The kids and I have been laying down tracks for an album during quarantine, my daughter providing lyrics and vocals, and my son playing guitar. Music production isn’t my area of expertise, but GarageBand makes it pretty easy to assemble something coherent and euphonious. And, despite its shallow learning curve, the software remains powerful: stars like Rihanna and Usher have used GarageBand to produce songs.
Recording music for this little pandemic project has sparked my interest in the craft. I’ve been memorizing common chord progressions and dipping into books like The Mental Game of Music Production and How to Write a Song (Even If You’ve Never Written One Before and You Think You Suck). (That guy should also write How to Title a Book (So Readers Know Exactly What It Does and Who It’s For).) As I’ve found with computer programming, songwriting offers fascinating parallels with prose.
In this fascinating video, longtime David Bowie producer Tony Visconti recounts the development of “Heroes.” The creative process Visconti describes runs counter to my assumptions. I’d have imagined a songwriter, whether Bowie or a collaborator, sitting down at a keyboard to cobble together a melody and lyrics before bringing the finished result to a recording studio. Something like the songwriting scene from Ishtar, Elaine May’s criminally underappreciated box-office flop.
Instead, “Heroes” was built in layers, beginning not with a melody or even a title but a sonic base. The process was flexible enough that, when Bowie spotted Visconti kissing his girlfriend behind the studio, it became a key lyric.
Creating so haphazardly might seem overwhelming, leaving endless avenues to explore. To keep the process on rails, they used creative constraints:
[Even] in those days people said, “Don’t put any effects on the tape because you can’t take the effect off.” That’s exactly what Bowie and I did do. We always put the effect on the tape so we couldn’t take it off. We didn’t want to change it because we would start creating a vibe from minute one. We’d start creating a vibe that was unchangeable.
Using an outliner, I write books in layers, too. In a way, I even “fix” each layer in place before proceeding to the next. That said, I’m terrified by the idea of truly committing to my decisions, making each subsequent iteration a point of no return as Bowie and Visconti did with their guitar effects. It gives me flashbacks to editing video on tape, where fixing a mistake meant rewinding to the spot in question and re-building the entire thing from that point.
Bowie understood that ideas have a shelf life. Momentum kept the fire burning:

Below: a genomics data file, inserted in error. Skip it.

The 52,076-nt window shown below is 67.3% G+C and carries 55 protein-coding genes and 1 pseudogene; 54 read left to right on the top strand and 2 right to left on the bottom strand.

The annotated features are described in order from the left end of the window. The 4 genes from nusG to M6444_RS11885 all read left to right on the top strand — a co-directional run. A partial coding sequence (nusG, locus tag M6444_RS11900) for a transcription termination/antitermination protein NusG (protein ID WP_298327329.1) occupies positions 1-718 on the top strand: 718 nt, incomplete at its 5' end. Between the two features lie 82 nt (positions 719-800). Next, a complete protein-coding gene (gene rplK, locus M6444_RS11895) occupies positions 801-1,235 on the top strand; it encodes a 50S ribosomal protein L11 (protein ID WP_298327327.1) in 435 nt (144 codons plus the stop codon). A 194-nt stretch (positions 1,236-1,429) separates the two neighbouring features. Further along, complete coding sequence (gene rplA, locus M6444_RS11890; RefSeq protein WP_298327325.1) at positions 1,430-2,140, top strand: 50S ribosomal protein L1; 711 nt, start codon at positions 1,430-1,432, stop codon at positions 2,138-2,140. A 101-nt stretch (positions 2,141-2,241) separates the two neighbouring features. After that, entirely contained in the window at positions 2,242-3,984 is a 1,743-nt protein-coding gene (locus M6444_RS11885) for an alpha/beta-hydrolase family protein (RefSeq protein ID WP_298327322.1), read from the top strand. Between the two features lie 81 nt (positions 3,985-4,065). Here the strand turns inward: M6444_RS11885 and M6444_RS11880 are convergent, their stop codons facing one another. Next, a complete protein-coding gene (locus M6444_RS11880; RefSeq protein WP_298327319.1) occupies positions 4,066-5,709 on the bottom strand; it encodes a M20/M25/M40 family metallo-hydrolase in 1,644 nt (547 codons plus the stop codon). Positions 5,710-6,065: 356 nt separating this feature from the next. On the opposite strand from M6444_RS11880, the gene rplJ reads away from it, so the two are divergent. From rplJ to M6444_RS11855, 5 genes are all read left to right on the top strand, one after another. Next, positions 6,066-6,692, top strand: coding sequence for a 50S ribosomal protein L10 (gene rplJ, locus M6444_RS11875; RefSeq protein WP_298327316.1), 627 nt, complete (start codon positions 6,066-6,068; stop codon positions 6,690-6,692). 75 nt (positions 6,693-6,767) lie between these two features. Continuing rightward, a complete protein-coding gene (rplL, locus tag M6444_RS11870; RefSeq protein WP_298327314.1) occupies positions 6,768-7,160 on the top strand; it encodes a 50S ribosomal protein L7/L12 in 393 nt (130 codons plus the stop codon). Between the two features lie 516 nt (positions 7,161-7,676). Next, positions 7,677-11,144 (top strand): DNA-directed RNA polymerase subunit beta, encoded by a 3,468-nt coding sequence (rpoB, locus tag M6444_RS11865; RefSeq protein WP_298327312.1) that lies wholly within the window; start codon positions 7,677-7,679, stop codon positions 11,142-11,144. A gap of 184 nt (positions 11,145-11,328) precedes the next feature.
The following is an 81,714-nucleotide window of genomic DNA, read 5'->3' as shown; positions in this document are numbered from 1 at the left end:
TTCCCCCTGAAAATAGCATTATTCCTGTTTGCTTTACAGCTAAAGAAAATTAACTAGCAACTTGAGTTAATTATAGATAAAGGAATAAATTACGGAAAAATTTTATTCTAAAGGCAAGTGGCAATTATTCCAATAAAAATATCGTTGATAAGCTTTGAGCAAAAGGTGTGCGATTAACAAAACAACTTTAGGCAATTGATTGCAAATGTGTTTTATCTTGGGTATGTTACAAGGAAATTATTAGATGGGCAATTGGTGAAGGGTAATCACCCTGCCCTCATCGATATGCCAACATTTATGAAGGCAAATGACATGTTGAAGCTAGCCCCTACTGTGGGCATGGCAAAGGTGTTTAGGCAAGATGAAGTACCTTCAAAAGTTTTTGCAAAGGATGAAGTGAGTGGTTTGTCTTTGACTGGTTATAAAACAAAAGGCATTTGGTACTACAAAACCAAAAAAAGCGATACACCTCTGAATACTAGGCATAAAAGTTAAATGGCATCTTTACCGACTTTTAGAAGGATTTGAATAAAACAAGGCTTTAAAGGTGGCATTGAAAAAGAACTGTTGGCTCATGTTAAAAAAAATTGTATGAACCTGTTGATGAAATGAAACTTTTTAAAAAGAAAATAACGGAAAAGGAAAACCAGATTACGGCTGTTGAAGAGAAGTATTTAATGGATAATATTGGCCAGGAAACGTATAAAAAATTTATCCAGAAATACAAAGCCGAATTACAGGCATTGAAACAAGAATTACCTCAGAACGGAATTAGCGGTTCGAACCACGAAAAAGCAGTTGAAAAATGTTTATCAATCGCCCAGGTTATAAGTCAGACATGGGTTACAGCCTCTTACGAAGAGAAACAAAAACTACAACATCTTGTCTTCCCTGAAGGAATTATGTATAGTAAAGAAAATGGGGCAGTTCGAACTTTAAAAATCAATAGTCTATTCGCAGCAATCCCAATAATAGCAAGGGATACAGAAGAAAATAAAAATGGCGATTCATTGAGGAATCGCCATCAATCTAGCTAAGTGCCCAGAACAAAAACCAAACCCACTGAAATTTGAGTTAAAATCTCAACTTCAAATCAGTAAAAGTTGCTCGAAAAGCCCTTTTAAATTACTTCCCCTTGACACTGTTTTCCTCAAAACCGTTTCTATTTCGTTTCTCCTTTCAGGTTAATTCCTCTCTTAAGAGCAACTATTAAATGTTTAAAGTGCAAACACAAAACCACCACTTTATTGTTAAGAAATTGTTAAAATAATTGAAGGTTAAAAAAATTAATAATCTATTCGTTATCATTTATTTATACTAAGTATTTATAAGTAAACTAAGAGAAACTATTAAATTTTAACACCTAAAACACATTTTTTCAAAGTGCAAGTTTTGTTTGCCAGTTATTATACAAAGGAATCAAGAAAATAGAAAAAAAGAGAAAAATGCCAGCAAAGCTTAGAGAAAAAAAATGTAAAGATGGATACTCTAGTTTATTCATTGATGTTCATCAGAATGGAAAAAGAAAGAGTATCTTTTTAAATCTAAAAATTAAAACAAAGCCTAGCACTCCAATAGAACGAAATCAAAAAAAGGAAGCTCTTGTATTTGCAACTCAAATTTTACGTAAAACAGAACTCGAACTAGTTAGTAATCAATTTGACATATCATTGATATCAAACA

David’s quite impatient in the studio. If we want a cowbell, and there’s no cowbell around there, we’ll start hitting things. It’s quicker to hit things and find a cowbell for simile rather than phone up for one and wait an hour or two for a cowbell because already the idea will be old.
In the absence of a proper cowbell, Visconti banged on an empty metal tape reel with a fork. It’s in the final mix.
Bowie saw the danger in letting the “perfect” tool stand in the way of the creative process. Even a minor delay allows doubt to creep in. Improvising his way through logjams instead of fiddling with tools prevented his rational mind from second-guessing his instincts.
Watching the video, notice Visconti’s facility with his mixing board. The recording studio has become an extension of his body. I’m mapping out my next major book project, and I’m struck by how much more fluid the development process has become now that I’ve established familiarity with my current book-writing toolchain. In contrast, I still don’t know where anything is in GarageBand, so I waste a good portion of my creative energy stumbling around the interface and googling for answers, “phoning up for a cowbell” while the musical idea cools.
Study your tools. Engage in deliberate practice with them. Believe it or not, I’ve read books like Microsoft Word 2010 In Depth cover to cover—it matters. Your choice of tools is less important than your mastery of those tools, whether you write in Word, Scrivener, or simply TextEdit. Even Google Docs has its secrets. Whatever you use, its use should become second nature. In this TEDx talk, Imogen Heap, famous for the innovative use of technology in producing her music, talks about mastering these complex tools as crucial to “drawing the creatures out of the software.” Don’t let your creatures slip away while you fiddle with formatting.
Work on the album proceeds despite my near-complete lack of skill. In the meantime, I’m on my way down a Visconti rabbit hole. He’s my kind of artist. Not only can he clearly articulate his creative process, but he also tours in a David Bowie tribute band. Are there any UK readers out there willing to put up a family of four Bowie fans in March 2022?
p.s. If you enjoy the creative deconstruction of classic songs, subscribe to one of my new favorite podcasts, Strong Songs. And if you didn’t read the classic blog back in the day, The Daily Adventures of Mixerman is now available as a book.